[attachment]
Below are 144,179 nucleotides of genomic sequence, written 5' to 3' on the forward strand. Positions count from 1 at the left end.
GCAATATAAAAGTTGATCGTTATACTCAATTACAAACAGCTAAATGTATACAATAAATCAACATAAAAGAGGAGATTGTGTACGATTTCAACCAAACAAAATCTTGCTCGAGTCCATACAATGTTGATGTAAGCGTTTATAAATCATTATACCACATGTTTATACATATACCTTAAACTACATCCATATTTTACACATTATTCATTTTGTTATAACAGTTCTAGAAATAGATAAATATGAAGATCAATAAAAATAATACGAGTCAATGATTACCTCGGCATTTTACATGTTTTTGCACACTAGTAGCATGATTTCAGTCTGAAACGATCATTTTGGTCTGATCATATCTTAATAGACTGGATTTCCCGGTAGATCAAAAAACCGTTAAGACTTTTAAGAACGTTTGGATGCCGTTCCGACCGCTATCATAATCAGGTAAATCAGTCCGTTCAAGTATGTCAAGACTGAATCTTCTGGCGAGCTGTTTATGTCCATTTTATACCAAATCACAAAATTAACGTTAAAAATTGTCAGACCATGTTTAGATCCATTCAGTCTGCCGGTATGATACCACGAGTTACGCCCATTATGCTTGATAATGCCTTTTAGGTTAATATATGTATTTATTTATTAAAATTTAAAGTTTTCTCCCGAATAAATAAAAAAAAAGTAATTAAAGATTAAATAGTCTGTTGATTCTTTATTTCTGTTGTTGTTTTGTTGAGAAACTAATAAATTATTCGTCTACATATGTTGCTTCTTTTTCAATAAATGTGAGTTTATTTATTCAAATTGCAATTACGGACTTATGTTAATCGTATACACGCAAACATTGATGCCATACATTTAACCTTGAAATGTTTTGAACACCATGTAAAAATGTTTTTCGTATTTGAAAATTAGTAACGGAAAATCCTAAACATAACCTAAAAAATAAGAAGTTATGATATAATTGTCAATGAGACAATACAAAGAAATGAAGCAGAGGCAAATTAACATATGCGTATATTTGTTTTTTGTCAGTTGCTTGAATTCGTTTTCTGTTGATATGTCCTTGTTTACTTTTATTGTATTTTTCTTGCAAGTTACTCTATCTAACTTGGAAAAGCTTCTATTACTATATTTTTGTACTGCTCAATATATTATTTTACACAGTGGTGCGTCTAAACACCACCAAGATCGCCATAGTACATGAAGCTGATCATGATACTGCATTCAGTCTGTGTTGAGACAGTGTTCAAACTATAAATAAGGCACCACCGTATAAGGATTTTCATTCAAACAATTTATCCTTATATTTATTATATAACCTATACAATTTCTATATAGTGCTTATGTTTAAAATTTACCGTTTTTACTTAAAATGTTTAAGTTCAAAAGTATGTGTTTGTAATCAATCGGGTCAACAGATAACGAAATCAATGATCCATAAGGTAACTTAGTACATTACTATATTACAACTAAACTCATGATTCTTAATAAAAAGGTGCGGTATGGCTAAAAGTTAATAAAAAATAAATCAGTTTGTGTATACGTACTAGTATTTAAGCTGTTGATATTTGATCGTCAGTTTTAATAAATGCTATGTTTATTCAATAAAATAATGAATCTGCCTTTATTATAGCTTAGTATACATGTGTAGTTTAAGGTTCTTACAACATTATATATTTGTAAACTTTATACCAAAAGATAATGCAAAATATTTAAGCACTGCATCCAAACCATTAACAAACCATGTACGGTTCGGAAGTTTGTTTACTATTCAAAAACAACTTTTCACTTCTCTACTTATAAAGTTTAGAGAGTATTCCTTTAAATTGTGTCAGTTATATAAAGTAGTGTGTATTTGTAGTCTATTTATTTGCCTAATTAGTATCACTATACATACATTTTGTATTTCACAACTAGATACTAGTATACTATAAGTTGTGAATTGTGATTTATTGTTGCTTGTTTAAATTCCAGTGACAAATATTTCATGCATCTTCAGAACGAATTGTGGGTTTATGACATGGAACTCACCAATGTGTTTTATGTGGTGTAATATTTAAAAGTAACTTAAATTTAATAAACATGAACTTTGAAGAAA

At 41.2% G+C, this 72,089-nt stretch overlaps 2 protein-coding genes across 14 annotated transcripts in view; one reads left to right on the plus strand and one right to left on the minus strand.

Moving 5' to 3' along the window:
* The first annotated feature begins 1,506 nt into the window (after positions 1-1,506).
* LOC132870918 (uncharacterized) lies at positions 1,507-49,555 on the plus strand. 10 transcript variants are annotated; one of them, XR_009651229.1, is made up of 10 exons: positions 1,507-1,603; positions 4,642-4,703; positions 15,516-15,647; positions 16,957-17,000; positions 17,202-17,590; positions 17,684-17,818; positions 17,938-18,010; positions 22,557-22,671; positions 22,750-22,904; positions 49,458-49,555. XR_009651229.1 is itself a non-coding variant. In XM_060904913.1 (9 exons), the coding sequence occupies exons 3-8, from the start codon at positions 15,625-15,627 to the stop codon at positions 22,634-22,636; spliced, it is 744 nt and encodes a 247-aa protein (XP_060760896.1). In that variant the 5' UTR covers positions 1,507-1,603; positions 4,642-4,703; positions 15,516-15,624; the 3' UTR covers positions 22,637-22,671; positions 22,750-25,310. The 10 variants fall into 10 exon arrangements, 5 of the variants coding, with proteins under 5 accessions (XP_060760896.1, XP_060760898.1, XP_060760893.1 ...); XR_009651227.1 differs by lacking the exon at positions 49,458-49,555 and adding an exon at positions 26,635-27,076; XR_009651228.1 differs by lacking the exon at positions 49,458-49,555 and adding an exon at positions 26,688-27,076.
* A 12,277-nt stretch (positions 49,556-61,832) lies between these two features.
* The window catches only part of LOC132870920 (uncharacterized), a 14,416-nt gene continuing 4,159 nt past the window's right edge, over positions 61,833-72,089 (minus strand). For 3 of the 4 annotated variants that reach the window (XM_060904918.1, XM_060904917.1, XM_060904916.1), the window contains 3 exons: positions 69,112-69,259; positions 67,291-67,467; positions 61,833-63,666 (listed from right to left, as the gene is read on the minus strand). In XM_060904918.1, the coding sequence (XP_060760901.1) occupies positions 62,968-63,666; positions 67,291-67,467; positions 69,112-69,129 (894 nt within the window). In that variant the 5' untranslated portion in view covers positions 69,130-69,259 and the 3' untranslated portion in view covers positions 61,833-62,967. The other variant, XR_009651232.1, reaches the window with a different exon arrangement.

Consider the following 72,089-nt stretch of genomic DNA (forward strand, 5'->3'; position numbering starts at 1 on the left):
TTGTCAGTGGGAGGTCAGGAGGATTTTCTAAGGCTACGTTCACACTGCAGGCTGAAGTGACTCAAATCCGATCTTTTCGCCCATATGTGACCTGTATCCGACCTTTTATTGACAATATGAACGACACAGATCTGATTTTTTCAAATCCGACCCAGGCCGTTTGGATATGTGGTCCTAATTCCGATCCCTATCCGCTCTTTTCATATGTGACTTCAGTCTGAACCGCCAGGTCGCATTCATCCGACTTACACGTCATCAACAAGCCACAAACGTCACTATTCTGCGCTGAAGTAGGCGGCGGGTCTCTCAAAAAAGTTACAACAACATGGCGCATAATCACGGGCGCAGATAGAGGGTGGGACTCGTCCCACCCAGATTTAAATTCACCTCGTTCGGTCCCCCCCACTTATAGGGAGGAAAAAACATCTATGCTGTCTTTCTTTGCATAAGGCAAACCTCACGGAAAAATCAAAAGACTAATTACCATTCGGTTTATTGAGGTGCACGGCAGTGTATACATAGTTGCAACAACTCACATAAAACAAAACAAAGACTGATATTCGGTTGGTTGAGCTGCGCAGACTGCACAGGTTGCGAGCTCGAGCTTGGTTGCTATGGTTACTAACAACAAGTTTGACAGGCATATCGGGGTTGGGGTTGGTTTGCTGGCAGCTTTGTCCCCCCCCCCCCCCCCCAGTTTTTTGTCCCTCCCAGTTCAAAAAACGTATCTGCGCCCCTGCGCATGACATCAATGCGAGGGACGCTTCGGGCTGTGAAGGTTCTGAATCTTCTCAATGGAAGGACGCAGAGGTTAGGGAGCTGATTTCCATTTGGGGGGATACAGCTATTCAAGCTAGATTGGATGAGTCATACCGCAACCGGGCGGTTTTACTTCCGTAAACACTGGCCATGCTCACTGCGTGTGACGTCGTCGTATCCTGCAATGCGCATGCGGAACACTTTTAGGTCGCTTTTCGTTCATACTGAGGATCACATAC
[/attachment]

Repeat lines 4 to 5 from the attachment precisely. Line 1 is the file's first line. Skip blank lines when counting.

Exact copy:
Moving 5' to 3' along the window:
* The first annotated feature begins 1,506 nt into the window (after positions 1-1,506).